Jim Clark: A look at Incline’s independence movements | SierraSun.com

Jim Clark: A look at Incline’s independence movements

As part of a recent presentation the IVGID board I was assigned to research and present a history of independence movements in Incline Village/Crystal Bay.

Few of the details or names of the movers and shakers were recorded, so I am indebted to Attorney Geno Menchetti for filling me in on such activities as occurred before my arrival in 1992.

Gene Brockman and my own recollections were the sources of information for the period 1992 to the present. I caution readers that memories may be imperfect but it’s the best we can do.

Even before spiraling property values raised Incline/Crystal Bay cumulative assessed valuations to 13 percent of Washoe County’s total Geno and his comrades found that being 100 round trip miles distant from the centers of local government was difficult at best and impossible when our little community was snowbound 6 months of the year.

So the movers and shakers decided that Incline/Crystal Bay should be an independent county.

Even in the early years we had some power players living at the Lake. Bob Weise was a member of the Nevada Assembly and Bennie Ferraro was a Washoe County Commissioner. Don Steinmeyer was also involved.

In 1977 and again in 1979 the group went to the legislature intent on separating from Washoe County. While supported by Commissioner Ferraro the county opposed the effort.

However, Weise was Speaker of the Assembly and got the measure approved in the lower house only to have it killed by Senator Bill Raggio in the Senate.

A compromise of sort was worked out however. The Hyatt was the third largest producer of room tax in the county and all that money went to Reno. The compromise was to create the local Visitors Bureau and award them 34 percent of local room taxes.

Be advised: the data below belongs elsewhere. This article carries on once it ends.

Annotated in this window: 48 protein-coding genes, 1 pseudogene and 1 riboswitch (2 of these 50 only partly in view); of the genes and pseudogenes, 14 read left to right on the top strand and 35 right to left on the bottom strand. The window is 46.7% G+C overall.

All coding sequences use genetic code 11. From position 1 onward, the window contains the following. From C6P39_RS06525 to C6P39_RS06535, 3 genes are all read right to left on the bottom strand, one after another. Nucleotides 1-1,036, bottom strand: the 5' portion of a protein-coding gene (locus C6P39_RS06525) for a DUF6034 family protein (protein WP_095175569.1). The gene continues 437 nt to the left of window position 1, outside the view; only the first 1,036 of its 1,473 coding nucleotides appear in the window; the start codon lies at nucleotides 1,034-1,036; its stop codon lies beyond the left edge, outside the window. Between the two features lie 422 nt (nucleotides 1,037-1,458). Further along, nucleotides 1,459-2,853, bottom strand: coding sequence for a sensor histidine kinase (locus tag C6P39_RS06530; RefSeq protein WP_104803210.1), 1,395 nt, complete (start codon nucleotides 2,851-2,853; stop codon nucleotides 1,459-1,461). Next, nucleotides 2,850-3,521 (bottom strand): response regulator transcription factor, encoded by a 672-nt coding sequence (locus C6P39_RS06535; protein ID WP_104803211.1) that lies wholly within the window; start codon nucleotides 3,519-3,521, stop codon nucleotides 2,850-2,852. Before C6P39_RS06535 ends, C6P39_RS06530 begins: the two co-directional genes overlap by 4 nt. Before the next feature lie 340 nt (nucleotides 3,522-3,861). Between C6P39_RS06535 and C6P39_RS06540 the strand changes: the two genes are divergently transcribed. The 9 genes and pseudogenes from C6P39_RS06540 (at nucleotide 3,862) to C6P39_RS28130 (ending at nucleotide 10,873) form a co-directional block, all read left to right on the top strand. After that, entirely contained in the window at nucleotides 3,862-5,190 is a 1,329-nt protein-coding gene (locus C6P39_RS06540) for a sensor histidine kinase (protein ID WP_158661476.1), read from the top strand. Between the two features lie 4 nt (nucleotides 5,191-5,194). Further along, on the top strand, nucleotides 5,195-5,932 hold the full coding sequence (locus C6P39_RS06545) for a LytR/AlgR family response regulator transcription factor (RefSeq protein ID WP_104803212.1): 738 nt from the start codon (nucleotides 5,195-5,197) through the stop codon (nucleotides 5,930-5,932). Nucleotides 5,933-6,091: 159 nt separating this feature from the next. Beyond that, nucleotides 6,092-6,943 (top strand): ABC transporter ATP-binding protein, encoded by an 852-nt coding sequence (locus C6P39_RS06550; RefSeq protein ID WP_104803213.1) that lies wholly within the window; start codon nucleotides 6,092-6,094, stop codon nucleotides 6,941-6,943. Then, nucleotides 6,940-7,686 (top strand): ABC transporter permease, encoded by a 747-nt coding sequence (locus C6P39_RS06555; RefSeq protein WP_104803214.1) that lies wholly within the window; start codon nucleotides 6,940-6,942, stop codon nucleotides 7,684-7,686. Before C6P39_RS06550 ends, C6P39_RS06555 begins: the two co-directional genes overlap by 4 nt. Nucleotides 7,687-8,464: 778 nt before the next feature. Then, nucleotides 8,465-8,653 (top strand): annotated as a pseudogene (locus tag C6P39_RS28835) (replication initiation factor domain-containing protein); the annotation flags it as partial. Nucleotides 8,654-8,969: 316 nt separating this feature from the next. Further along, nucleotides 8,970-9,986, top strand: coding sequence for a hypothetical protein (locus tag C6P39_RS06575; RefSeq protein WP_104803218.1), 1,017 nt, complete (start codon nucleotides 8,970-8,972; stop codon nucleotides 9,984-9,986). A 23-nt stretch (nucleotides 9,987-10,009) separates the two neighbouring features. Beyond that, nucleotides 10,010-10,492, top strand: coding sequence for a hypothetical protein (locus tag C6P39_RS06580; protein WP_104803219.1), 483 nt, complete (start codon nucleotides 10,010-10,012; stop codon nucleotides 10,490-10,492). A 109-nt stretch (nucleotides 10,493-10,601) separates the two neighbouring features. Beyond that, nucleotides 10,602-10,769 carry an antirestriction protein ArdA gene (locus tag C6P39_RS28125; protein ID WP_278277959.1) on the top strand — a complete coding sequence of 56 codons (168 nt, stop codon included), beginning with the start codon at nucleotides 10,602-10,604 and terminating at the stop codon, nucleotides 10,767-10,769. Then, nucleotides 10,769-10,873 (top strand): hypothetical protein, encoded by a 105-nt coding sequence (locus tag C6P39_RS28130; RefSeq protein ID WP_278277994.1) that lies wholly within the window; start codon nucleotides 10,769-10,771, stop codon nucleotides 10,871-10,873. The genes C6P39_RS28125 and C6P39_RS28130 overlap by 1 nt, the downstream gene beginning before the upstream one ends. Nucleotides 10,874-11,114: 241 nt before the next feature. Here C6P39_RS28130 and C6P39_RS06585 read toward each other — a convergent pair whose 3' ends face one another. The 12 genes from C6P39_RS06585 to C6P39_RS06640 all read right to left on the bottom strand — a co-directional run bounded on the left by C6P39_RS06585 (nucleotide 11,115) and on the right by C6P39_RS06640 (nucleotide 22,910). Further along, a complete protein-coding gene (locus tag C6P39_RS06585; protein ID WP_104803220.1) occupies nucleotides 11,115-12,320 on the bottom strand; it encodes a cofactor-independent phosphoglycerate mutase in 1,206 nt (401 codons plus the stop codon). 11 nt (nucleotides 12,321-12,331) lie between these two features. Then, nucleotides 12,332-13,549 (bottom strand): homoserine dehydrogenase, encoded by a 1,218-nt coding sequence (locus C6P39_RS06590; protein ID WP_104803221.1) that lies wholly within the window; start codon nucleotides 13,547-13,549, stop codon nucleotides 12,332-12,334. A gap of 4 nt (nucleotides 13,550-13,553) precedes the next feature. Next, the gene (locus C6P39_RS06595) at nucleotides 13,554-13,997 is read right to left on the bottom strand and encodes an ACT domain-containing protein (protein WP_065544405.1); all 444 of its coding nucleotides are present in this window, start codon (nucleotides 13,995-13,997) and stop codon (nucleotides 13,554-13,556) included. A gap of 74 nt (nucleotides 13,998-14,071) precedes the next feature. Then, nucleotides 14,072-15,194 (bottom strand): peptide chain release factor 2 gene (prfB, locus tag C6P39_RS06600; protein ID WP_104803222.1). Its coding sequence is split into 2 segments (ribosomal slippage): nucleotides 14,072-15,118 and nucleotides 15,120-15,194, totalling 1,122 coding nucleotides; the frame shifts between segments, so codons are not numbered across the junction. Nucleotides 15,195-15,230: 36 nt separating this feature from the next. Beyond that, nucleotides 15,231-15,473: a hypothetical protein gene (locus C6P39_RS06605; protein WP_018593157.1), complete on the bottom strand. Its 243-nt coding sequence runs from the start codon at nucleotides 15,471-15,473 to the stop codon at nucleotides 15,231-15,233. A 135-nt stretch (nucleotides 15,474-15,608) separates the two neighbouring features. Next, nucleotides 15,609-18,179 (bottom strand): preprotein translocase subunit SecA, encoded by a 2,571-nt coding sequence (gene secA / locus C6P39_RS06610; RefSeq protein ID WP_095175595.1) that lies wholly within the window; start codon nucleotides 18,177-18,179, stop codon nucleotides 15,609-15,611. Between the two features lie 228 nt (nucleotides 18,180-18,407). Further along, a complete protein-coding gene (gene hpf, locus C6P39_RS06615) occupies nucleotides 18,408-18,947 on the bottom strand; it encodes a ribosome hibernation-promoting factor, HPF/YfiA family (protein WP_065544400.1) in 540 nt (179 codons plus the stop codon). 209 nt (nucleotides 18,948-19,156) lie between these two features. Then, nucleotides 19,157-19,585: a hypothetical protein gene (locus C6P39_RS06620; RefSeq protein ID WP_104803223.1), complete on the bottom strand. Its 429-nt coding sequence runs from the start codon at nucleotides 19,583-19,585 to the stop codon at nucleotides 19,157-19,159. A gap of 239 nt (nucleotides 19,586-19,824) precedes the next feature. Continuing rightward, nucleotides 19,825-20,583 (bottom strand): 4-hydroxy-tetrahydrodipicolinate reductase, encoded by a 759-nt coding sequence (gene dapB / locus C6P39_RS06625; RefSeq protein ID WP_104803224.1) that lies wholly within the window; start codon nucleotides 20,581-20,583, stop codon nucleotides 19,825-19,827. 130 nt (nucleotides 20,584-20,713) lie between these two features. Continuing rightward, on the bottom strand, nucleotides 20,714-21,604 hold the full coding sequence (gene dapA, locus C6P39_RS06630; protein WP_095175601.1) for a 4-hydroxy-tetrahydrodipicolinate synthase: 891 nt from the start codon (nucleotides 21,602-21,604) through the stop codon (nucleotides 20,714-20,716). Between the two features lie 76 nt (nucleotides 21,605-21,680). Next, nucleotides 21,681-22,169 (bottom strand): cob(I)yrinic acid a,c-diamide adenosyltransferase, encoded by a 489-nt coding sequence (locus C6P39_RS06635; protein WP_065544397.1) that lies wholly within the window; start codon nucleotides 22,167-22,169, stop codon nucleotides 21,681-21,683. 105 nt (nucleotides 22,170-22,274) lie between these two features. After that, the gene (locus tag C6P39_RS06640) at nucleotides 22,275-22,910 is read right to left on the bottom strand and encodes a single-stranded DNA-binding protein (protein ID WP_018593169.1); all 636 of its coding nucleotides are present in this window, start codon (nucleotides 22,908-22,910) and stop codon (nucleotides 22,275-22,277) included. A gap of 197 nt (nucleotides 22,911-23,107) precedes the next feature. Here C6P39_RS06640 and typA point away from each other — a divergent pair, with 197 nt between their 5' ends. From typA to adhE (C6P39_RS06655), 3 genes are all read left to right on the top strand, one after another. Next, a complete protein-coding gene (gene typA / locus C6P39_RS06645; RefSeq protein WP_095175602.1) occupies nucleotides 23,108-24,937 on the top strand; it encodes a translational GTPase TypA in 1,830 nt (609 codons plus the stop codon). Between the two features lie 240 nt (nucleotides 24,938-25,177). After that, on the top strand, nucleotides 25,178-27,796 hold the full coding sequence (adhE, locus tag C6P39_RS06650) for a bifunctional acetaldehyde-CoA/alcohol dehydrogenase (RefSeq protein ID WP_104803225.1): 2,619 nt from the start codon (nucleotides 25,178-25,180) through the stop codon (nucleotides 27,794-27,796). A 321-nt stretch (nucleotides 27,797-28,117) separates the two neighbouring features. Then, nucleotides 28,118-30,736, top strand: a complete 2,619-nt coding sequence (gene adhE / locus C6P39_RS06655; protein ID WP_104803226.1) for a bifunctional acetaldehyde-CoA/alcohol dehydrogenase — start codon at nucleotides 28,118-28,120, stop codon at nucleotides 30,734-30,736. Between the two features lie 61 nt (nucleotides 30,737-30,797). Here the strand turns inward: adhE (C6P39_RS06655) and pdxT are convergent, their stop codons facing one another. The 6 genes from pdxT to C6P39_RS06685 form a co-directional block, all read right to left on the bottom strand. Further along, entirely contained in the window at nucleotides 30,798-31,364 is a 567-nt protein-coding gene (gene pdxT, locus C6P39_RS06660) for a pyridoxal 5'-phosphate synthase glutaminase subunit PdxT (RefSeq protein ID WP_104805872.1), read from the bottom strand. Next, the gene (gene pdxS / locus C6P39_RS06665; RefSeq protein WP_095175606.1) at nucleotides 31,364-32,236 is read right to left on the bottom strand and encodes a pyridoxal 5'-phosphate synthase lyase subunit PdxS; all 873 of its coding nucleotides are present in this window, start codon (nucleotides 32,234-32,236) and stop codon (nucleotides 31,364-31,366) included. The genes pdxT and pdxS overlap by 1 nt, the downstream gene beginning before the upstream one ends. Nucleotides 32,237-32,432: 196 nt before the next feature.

Two more efforts at independence were launched in 1983 and 1985 to no avail. In 1991 IVGID Trustee Joe Marson and resident Don Kornreich headed still another effort at independence but came home empty handed.

In 1994 a large independence group was assembled by Bob Olsen. Volunteers included Gene Brockman, Bob Edwards, Bill Seidler, Ted Harris, Joy Gumz, Don Oswald, Chuck Masters, Bill Biehler and … me.

We raised some money and hired a lobbyist. Our Assemblyman, Pete Ernaut, insisted on a vote of residents and 66 percent supported a separate county in the 1994 election. Pete then introduced the “Ponderosa County” bill in the 1995 legislature. He required that the Washoe County financial officer meet with our CPA and agree on a”Ponderosa County” budget. The final product showed a $500,000 surplus. Ernaut called it “inadequate” and tabled his bill.

Olsen resigned for health reasons and I became chair. Ernaut promised to make Incline/Crystal Bay an independent school district in the 1997 legislature.

He succeeded in both the assembly and senate only to have Gov. Miller, who didn’t want to see an “elitist” school district in Nevada, veto the measure. That was a close as we came to independence.

Reno, which had been aggressively annexing county territories and raising taxes, began looking for more taxable resources (read: Incline/Crystal Bay).

In about 2000, the city proposed to “unincorporate” and add its 7 council members to the 5 person county commission, effectively a hostile takeover. Then the city unsuccessfully sought legislation permitting non-contiguous annexation.

A couple of years ago, after an advisory “consolidation” vote, the city sought unsuccessfully to “consolidate” and add council persons to the county commission. Therefore for most of the last decade the independence group looked at defensive positions, including cityhood.

Currently the Governance Committee of IV/CB 2020 Vision is looking at still more options but that will be the subject of another column.

Jim Clark is president of Republican Advocates, and has served on the Washoe County and Nevada state GOP Central Committees. He can be reached at tahoesbjc@aol.com.

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